Council of Independent Colleges Historic Campus Architecture Project


Mary Mendenhall Hobbs Hall

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Institution Name: Guilford College
Original/Historic Place Name: New Garden Hall
Location on Campus:
Date(s) of Construction and Designer(s):
1907original construction Unknown
Type of Place: Individual building
Style(s): (Glossary)
Foundation: brick
Walls: brick
Roof: asphalt shingle
ca. 1907-present (2007)residence hall (women's)

Significance: culture, education, history
Landmark designation:
National RegisterGuilford College (1990) and Guilford College Historic District (2001)
Narrative: see below
References: see below

Originally known as New Garden Hall, Mary Mendenhall Hobbs Hall was constructed to meet the housing needs of women students. It was specifically designed to serve as a cooperative dormitory and required students to assist with cooking and cleaning tasks. The cooperative dormitory model provided a supportive community for women students with reduced costs for room and board. Until the late 1990s the dormitory maintained a kitchen and dining room for residents.

The driving force behind the establishment of the dormitory was Mary Mendenhall Hobbs, Quaker leader, educator, and activist for women's education. She believed it was vital to provide methods of financial support for women students since families were not always willing to invest in a college education for their daughters. Hobbs was the wife of the first college president, Lewis Lyndon Hobbs, and a school classmate of Bryn Mawr president M. Carey Thomas.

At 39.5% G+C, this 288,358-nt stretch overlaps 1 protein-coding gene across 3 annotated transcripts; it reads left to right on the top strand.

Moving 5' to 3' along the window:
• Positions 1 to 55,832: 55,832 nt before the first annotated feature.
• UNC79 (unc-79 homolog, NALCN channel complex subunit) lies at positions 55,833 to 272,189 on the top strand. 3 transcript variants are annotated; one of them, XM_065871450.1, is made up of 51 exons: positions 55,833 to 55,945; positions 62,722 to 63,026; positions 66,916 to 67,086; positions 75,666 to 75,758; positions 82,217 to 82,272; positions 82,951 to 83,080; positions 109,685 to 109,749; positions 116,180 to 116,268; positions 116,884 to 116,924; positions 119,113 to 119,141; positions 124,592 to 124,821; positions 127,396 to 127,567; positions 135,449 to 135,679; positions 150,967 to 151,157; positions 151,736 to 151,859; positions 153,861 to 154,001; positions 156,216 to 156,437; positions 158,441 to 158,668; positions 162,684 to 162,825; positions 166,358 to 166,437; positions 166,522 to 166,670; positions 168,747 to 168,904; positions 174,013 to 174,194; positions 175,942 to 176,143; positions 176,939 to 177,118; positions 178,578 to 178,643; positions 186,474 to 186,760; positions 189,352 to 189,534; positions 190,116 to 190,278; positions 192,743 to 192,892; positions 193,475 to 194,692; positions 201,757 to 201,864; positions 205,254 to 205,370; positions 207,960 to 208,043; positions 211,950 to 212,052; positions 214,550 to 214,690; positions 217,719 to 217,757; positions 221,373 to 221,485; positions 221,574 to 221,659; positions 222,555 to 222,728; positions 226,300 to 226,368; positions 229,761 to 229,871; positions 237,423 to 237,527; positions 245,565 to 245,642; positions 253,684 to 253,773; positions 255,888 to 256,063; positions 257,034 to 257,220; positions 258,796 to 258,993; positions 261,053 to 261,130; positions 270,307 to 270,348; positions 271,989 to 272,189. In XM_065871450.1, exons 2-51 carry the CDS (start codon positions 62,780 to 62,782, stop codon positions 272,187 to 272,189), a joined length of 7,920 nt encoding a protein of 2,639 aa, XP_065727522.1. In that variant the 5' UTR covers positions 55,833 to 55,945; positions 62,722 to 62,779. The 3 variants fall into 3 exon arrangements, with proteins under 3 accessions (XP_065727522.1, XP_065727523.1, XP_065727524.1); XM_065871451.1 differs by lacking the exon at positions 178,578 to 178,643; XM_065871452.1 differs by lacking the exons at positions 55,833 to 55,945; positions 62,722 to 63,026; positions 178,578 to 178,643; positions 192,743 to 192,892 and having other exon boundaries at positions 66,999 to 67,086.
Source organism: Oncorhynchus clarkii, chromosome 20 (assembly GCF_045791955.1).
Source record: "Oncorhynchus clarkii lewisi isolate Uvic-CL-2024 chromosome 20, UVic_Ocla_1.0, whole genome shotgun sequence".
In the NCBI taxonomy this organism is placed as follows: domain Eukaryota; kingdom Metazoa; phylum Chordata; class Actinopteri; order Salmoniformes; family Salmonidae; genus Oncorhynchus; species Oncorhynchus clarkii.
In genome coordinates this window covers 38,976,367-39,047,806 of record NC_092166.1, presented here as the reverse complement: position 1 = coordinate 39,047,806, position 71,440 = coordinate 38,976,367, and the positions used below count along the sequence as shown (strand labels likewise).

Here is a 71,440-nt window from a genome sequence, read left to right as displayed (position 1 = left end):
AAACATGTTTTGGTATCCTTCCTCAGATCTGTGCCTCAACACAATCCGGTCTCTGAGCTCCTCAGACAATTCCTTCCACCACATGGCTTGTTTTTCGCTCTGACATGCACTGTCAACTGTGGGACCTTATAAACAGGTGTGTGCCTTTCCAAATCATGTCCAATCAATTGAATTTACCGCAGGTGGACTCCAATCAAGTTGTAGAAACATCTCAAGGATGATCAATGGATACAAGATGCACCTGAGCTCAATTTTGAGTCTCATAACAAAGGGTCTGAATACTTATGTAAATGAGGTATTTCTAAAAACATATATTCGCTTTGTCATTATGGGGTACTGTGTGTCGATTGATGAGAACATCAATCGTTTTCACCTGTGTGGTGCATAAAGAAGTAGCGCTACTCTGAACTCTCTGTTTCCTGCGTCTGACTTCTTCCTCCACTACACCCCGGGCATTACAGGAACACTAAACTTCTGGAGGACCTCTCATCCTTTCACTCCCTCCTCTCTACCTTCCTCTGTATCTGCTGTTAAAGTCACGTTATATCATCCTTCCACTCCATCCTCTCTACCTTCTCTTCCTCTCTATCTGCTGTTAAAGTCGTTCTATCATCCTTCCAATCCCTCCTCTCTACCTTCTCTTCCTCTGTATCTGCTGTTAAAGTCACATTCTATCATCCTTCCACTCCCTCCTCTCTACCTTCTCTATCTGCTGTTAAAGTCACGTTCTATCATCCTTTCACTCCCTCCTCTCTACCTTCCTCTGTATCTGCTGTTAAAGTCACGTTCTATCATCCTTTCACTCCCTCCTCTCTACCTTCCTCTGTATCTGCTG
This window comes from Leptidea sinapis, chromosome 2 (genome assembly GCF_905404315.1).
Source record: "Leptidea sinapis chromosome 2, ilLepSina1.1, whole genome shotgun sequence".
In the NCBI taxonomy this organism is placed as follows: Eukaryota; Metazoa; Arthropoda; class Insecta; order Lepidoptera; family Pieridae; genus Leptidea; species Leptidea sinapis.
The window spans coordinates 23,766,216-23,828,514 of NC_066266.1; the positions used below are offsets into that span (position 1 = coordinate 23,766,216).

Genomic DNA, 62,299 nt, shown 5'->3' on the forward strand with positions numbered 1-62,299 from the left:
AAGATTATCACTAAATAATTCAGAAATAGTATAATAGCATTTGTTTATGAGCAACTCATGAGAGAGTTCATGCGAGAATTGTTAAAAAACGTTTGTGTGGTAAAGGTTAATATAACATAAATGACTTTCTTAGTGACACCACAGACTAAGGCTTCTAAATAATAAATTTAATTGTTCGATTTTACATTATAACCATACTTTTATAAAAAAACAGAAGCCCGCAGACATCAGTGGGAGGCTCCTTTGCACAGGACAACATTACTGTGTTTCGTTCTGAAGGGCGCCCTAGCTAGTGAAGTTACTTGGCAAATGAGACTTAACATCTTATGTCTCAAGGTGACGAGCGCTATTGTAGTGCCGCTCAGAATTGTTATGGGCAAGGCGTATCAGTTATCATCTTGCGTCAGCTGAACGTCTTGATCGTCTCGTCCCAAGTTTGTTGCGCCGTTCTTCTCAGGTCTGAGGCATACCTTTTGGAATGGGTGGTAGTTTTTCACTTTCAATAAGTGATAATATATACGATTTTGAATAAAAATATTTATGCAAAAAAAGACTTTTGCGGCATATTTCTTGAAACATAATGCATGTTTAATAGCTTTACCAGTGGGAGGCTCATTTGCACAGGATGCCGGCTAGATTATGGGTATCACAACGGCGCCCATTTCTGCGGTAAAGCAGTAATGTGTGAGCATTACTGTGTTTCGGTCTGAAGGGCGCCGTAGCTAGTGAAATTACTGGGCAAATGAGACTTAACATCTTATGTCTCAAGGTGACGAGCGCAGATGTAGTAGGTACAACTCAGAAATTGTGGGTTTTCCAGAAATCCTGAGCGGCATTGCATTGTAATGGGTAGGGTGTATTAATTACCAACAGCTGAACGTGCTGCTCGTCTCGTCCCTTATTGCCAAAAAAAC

I. Bibliographic sources:

Appenzeller, Herb. Pride in the Past: Guilford Athletics, 1837-1987. Greensboro, NC: Quaker Club, Guilford College, 1987.

Godwin, Gayle H. et al. Girls Are of Infinite Importance: Life in Mary Hobbs Hall at Guilford College. Greensboro, NC: Fisher-Harrison, 1977.

Guilford College. National Register of Historic Places designation report. Washington, DC: U.S. Department of the Interior/National Park Service, 1990.

"Guilford College Proposal for Campus Heritage Initiative, The Getty Foundation." [Guilford, NC: Guilford College], 2003.

North Carolina State Historic Preservation Office. Guilford College Historic District (Boundary Decrease). National Register of Historic Places designation report. Washington, DC: U.S. Department of the Interior/National Park Service, 2001.

Stoesen, Alexander R. Guilford College on the Strength of 150 Years. Greensboro, NC: Board of Trustees, Guilford College, 1987.

Thorne, Dorothy Lloyd Gilbert. Guilford: A Quaker College. Greensboro, NC: J. J. Stone and Company, 1937.

II. Location of other data:
University: Special Collections
Government Offices

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